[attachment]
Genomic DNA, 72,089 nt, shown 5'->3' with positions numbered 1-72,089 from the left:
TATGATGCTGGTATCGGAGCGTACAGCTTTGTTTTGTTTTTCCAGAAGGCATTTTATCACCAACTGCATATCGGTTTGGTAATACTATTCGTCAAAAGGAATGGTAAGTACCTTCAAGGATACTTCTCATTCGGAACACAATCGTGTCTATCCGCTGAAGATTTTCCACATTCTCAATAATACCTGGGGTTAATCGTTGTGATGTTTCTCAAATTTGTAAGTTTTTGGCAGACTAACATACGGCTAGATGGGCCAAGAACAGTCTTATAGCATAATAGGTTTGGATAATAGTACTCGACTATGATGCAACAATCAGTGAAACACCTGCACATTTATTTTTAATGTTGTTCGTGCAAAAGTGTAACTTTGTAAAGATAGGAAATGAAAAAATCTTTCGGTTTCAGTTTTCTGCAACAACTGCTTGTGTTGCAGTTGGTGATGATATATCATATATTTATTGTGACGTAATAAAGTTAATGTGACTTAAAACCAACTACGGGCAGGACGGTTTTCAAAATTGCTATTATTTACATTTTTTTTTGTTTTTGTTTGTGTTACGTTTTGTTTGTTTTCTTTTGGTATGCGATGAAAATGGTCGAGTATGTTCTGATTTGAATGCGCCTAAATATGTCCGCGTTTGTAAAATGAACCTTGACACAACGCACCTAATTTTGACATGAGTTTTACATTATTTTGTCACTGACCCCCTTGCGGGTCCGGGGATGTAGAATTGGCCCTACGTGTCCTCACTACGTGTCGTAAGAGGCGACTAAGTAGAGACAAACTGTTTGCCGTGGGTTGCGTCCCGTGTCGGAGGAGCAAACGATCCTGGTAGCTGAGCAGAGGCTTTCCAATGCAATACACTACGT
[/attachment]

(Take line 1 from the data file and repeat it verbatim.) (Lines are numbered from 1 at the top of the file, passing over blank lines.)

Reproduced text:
Genomic DNA, 72,089 nt, shown 5'->3' with positions numbered 1-72,089 from the left: